Best Deals on College Student Loans

Decide how much debt is reasonable, and stick with the federal loan programs.

Your first step in keeping college costs under control is to make some hard decisions about the type of school your family can afford. If you and your children are going to rely on loans to pay part of the cost, your next step is to decide how much debt is reasonable.

Set a limit that's realistic. As a benchmark, the average student-loan debt among graduating seniors is just over $19,000. One financial-aid officer says it's reasonable if a student graduates owing less than $25,000. That's roughly the cost of one year's tuition at this official's private college.

At the lower end, more than half of all full-time students enrolled in public four-year colleges pay in-state tuition and fees between $3,000 and $6,000 a year. So a student splitting the total cost with his or her parents might reasonably borrow $12,000 or less.

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Once you've decided on a limit, stick with the federal loan programs: Perkins and Stafford loans for students. At 5%, Perkins loans are the cheapest, but they're available only to students with the greatest financial need. For most students, Stafford loans are the best deal around. Any student can borrow at a fixed rate of 6.8%. Next September's incoming freshmen may borrow up to $3,500 for their first year, and a total of $23,000 for their undergraduate education.

Interest accrues while your child is a student, but he or she doesn't have to begin repaying the loans until six months after graduation. If your family qualifies for a subsidized Stafford loan on the basis of financial need, the government will pay the interest while your child is in school.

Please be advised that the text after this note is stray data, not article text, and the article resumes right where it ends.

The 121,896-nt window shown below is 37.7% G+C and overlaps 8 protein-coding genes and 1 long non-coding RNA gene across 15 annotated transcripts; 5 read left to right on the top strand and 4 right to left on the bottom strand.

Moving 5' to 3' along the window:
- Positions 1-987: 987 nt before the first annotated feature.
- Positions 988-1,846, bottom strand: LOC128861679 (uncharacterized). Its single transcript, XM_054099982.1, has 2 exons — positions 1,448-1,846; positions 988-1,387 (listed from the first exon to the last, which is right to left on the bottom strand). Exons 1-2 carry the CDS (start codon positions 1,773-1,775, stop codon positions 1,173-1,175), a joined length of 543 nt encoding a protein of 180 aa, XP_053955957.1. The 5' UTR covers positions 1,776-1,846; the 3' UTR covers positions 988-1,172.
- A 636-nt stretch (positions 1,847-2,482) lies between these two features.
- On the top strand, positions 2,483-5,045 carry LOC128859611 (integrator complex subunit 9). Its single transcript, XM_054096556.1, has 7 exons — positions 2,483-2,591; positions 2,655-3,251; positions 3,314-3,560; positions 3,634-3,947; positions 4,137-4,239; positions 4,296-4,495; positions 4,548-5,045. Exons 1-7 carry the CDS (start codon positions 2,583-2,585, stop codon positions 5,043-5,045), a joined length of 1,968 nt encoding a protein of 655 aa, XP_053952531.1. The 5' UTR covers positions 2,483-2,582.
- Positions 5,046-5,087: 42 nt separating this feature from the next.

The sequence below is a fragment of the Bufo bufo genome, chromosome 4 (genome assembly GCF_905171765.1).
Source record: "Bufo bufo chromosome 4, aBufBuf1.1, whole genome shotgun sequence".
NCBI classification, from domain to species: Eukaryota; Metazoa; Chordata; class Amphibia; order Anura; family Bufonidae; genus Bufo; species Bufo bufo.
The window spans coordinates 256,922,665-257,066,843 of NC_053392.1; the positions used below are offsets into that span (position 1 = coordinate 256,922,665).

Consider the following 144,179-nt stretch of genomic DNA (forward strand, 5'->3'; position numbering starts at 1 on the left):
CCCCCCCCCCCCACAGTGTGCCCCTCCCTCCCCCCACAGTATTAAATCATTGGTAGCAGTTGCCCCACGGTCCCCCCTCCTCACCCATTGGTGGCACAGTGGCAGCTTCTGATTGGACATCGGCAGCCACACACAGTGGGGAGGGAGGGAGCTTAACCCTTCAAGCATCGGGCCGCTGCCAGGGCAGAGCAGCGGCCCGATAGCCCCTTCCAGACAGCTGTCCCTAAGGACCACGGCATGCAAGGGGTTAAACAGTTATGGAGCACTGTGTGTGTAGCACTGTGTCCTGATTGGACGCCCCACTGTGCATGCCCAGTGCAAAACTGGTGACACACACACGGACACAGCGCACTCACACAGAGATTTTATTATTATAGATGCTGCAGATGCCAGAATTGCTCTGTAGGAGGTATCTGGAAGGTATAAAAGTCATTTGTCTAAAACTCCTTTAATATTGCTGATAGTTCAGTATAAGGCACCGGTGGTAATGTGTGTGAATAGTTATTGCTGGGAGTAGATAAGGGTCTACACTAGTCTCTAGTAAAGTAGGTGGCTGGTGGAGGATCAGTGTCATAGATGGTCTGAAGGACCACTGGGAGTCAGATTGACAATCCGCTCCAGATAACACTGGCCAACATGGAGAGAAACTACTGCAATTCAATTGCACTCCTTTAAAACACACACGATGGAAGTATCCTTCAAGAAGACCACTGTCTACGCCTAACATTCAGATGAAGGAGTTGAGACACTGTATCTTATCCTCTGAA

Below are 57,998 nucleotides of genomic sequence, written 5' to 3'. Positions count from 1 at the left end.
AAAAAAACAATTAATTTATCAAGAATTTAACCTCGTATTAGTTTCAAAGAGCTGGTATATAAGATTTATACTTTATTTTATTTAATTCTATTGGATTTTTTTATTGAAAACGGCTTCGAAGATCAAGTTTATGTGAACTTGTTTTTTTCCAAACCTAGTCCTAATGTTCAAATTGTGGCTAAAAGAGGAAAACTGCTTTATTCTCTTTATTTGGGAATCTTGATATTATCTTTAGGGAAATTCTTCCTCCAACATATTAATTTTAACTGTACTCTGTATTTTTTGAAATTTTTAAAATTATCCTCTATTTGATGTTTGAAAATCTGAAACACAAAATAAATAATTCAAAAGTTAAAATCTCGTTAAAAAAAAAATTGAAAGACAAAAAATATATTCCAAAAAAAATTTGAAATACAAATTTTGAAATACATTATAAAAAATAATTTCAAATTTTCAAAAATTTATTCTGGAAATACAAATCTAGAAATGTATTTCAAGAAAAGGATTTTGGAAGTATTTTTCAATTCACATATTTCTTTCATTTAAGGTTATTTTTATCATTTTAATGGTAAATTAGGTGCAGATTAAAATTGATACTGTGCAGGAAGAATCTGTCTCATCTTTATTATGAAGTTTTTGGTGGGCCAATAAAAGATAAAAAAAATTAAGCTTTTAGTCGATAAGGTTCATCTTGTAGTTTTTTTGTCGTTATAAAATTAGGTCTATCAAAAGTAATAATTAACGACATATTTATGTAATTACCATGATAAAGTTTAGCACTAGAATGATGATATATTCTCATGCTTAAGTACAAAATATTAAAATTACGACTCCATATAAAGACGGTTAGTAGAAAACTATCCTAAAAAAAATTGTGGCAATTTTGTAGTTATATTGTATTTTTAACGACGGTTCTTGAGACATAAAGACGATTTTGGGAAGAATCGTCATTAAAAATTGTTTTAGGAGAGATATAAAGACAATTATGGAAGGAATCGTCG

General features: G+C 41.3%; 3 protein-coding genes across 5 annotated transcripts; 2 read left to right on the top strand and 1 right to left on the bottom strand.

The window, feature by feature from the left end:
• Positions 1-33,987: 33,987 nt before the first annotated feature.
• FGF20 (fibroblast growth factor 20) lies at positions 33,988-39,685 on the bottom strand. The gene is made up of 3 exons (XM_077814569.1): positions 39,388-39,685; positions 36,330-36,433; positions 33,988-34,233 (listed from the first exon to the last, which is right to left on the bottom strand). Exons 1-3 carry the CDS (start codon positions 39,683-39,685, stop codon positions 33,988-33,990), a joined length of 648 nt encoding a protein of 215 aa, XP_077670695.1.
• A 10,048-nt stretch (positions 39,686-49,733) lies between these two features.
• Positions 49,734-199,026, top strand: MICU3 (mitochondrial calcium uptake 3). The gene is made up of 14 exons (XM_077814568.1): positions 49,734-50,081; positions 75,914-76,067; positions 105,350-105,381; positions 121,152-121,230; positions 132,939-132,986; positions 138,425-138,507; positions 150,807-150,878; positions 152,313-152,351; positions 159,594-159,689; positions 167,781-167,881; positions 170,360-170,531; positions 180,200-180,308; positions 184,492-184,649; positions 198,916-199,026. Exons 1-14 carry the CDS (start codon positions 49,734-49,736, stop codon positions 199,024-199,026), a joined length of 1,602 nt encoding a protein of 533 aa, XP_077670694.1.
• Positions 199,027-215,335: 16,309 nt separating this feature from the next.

Despite the advantages, many students don't exhaust all the Stafford loan money to which they're entitled. Some families are apparently put off by having to fill out the Free Application for Federal Student Aid (FAFSA), a prerequisite for getting a Stafford loan.

Don't fear the FAFSA. In addition to a low interest rate, Stafford loans come with attractive benefits when it's time to repay. For example, borrowers can defer repayment if they attend graduate school, or renegotiate loan terms to stretch out or lower their payments.

Get a list of lenders from your child's school, or from FinAid ( or the Education Finance Council (, which lists state-run programs. Rates and loan terms are fairly standard. Some lenders do offer attractive discounts, such as a waiver of the loan-origination fee when the loan is disbursed. Immediate discounts are better than future benefits tied to a certain number of on-time payments, a requirement that's tough to meet.

See Janet's college-financing series:

Janet Bodnar

Janet Bodnar is editor-at-large of Kiplinger's Personal Finance, a position she assumed after retiring as editor of the magazine after eight years at the helm. She is a nationally recognized expert on the subjects of women and money, children's and family finances, and financial literacy. She is the author of two books, Money Smart Women and Raising Money Smart Kids. As editor-at-large, she writes two popular columns for Kiplinger, "Money Smart Women" and "Living in Retirement." Bodnar is a graduate of St. Bonaventure University and is a member of its Board of Trustees. She received her master's degree from Columbia University, where she was also a Knight-Bagehot Fellow in Business and Economics Journalism.